And I have to say, if ten years ago somebody would have told me [that] I will work in a Marketing & Sales in a pharmaceutical company I would have probably laughed. But I have to say I really enjoyed the work here because marketing is really my thing! Still in a pharmaceutical companies marketing is based on research. So all the stuff we’ve learned in the lab is very useful - like interpreting data, distinguishing between good and bad research and so on. So I still have a close connection to research but I'm not anymore doing it by myself.
Also the diversity of the job is a super interesting for me because we do so many different things. We still go to conferences, we talk to physicians, to patients, and so on and this is a very very interesting!
But how did I find out that I want to go to marketing this was long time process because I was not really aware of what options are there for scientists in industry.
So for one hand like this Inpharma event was very helpful about this, but also talking to people who work in companies asking them what they are doing and how the daily works looks like; and going to the internet and checking for jobs options. Going to jobs offers and reading the section about what you will do was giving me some insights. Also for sure only reading and talking about it is not the same as doing it by oneself but it gives you a first impression.
Another paradox thing I’ve realized is, I don't know if this is true, but one is often told [that] the longer you stay in academia the harder it is to get a job in industry. I don't know actually if this is true, but now since I have a job, I feel like having spend lots of years in academia is very beneficial for my job.
The question of what is useful from academia in industry is first analytical thinking, the presentation skill - you all the time present, in lab meetings or conferences [so] you learn how to present in front of people - to comprehend data, to tell a story, to make understandable slides, and to tell people, which don't have the same background, [about] data which is quite complicated. This is all very useful also in industry.
What I would have done differently is: First very very important I should have started networking much earlier.Another thing is, I also should have started going to presentation skills course or personal development courses, which were offered by the institute also earlier and not just one year before I’ve decided to leave academia. Another thing, an option would have been to study already economics in parallel to biochemistry at university. A friend at university was doing this; she spend like one to two years more than the other students because she had this parallel studies. And she was a kind of genius but it also gave her the opportunity to directly after diploma start in a very good position in a pharmaceutical company.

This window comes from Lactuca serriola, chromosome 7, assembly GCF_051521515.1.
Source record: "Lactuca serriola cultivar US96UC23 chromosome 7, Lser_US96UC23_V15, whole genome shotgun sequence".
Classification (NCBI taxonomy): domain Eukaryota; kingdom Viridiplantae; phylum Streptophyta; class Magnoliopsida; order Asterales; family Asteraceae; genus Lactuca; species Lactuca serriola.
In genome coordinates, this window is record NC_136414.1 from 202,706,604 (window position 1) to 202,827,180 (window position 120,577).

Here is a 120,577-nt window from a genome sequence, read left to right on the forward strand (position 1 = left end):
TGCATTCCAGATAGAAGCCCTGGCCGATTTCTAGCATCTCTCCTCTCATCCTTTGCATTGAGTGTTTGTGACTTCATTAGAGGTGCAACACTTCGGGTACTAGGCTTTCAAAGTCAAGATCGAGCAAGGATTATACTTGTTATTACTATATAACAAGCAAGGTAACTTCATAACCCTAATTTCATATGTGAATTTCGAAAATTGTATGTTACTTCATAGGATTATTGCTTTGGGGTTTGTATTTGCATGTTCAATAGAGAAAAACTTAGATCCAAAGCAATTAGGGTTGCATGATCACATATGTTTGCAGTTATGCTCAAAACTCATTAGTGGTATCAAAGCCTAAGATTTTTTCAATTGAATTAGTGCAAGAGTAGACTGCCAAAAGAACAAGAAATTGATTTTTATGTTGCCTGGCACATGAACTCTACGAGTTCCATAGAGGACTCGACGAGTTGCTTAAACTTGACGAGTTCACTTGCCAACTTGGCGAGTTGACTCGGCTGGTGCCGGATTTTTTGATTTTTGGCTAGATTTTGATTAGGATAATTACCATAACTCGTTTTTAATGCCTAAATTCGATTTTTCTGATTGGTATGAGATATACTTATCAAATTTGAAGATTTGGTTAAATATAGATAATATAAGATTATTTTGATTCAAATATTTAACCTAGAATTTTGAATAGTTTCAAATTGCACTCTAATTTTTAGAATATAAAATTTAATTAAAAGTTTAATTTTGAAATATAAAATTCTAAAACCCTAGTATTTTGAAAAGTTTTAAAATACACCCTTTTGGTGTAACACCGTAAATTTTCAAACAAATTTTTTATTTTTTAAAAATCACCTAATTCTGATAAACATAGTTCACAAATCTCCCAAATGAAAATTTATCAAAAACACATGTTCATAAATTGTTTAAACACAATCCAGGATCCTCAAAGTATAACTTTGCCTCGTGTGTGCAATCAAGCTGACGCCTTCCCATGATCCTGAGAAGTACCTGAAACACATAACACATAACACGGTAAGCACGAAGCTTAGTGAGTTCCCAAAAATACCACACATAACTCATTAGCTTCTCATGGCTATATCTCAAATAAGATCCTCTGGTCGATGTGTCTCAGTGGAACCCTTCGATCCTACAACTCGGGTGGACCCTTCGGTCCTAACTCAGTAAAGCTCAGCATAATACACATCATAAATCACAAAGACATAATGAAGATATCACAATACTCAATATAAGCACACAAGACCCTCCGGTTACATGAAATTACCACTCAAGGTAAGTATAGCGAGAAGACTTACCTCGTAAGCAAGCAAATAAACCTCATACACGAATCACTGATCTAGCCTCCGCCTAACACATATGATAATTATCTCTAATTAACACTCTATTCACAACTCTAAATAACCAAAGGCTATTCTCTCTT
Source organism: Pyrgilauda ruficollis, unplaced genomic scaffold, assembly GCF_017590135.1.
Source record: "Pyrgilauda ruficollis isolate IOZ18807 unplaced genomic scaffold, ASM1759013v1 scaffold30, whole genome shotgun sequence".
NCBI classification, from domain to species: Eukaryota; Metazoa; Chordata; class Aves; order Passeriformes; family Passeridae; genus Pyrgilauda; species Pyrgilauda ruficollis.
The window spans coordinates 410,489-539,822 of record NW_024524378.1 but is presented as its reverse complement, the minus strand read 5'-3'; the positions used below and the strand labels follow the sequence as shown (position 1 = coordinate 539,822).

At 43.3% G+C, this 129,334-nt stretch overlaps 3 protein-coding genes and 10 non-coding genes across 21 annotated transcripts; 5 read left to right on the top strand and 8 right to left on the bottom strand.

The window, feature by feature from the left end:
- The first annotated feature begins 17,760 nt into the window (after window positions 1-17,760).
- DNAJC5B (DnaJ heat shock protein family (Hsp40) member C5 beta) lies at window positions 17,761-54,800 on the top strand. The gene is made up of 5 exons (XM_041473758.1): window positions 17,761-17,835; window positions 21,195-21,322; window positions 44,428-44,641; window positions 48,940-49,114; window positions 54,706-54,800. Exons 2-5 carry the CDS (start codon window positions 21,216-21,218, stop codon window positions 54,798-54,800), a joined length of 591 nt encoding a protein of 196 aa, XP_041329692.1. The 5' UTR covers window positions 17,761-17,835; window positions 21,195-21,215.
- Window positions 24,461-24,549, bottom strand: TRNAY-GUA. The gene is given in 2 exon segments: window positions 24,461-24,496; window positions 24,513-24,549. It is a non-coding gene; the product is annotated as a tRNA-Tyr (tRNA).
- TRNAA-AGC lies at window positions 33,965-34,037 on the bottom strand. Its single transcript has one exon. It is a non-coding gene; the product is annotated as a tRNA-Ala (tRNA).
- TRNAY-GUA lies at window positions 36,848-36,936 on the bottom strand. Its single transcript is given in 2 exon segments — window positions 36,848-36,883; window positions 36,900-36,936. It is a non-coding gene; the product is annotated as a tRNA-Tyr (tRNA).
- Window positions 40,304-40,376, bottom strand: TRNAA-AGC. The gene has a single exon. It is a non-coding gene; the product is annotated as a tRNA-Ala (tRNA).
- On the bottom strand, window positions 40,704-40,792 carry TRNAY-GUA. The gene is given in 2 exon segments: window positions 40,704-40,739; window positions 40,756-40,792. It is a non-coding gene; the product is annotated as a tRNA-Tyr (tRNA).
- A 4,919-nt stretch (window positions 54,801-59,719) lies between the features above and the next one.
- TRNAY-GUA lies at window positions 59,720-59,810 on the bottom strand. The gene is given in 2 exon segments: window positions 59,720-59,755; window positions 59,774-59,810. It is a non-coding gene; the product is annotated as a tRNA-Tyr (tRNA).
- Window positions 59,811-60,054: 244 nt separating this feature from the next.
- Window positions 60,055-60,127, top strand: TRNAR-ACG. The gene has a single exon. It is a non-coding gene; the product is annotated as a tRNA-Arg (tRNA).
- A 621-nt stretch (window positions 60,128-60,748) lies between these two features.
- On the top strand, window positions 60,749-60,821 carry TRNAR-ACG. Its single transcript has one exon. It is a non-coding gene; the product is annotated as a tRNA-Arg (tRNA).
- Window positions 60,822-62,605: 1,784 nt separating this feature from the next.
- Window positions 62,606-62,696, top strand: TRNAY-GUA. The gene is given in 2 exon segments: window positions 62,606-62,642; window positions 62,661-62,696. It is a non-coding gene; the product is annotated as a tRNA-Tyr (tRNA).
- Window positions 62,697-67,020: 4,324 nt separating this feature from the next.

But still I don't regret neither to go to marketing and leave academia, because I'm often asked if I miss academia. I don't regret it for a minute, because as I already said, markings really my thing. But I also don't regret to spend so many years in academia because it made me what I am and I wouldn't be the person, I wouldn't be where I am at the moment without this experience. And I was recently talking to an experienced colleague at Roche and he was saying something I think very wise - a PhD is not about science, it's not about research, it's about self development - and I think this is really true.
Yeah what can say as advice what I learned is: have a look at your work life balance so you don’t burn out. Enjoy life, enjoy the small things in life. And most important be open, network, just be brave enough to talk to people, ask them about what they do, what kind of jobs they do, how does their work look like because in general people like to talk about their experiences and their work. So just feel free to do this, connect to linkedin, go to job fair. And most important - challenges and failures - see it as an opportunity. They always happen but if a door closes, another opens.
Keep an open mindset and if opportunity doesn't come to you, create your own opportunity. So I wish you all the best for career and life and thanks for listening to my part.
You’ve just listened to an episode of PhD Career Stories - the podcast in which PhD:s tell their stories, inspiring you to take the next step towards your dream job.
Subscribe to our show on iTunes or on any other podcasting app. You can also find us online on phdcareerstories.com and on Twitter, Facebook, Instagram and Linkedin.